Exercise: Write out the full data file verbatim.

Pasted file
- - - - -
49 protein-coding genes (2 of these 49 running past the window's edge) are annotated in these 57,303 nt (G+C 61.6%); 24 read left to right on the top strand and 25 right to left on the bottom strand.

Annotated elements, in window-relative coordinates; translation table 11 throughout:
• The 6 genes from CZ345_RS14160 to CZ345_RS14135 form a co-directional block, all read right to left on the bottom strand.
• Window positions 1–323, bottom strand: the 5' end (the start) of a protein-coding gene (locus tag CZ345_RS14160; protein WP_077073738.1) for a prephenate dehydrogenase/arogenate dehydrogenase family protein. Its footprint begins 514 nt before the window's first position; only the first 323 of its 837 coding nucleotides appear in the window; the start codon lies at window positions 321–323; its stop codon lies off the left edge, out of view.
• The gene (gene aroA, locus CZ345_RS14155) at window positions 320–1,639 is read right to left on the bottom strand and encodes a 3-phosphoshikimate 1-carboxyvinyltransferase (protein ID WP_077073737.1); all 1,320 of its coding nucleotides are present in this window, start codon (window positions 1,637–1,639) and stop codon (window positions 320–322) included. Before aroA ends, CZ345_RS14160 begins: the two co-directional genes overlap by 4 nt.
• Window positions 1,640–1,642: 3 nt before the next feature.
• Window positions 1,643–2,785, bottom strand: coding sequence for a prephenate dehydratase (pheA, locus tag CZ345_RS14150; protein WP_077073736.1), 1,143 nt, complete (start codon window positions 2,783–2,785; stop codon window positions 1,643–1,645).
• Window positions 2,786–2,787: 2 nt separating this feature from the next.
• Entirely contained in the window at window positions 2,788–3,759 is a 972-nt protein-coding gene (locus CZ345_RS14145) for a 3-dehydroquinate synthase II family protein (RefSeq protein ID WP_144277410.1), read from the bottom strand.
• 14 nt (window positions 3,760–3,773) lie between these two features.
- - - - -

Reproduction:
49 protein-coding genes (2 of these 49 running past the window's edge) are annotated in these 57,303 nt (G+C 61.6%); 24 read left to right on the top strand and 25 right to left on the bottom strand.

Annotated elements, in window-relative coordinates; translation table 11 throughout:
• The 6 genes from CZ345_RS14160 to CZ345_RS14135 form a co-directional block, all read right to left on the bottom strand.
• Window positions 1–323, bottom strand: the 5' end (the start) of a protein-coding gene (locus tag CZ345_RS14160; protein WP_077073738.1) for a prephenate dehydrogenase/arogenate dehydrogenase family protein. Its footprint begins 514 nt before the window's first position; only the first 323 of its 837 coding nucleotides appear in the window; the start codon lies at window positions 321–323; its stop codon lies off the left edge, out of view.
• The gene (gene aroA, locus CZ345_RS14155) at window positions 320–1,639 is read right to left on the bottom strand and encodes a 3-phosphoshikimate 1-carboxyvinyltransferase (protein ID WP_077073737.1); all 1,320 of its coding nucleotides are present in this window, start codon (window positions 1,637–1,639) and stop codon (window positions 320–322) included. Before aroA ends, CZ345_RS14160 begins: the two co-directional genes overlap by 4 nt.
• Window positions 1,640–1,642: 3 nt before the next feature.
• Window positions 1,643–2,785, bottom strand: coding sequence for a prephenate dehydratase (pheA, locus tag CZ345_RS14150; protein WP_077073736.1), 1,143 nt, complete (start codon window positions 2,783–2,785; stop codon window positions 1,643–1,645).
• Window positions 2,786–2,787: 2 nt separating this feature from the next.
• Entirely contained in the window at window positions 2,788–3,759 is a 972-nt protein-coding gene (locus CZ345_RS14145) for a 3-dehydroquinate synthase II family protein (RefSeq protein ID WP_144277410.1), read from the bottom strand.
• 14 nt (window positions 3,760–3,773) lie between these two features.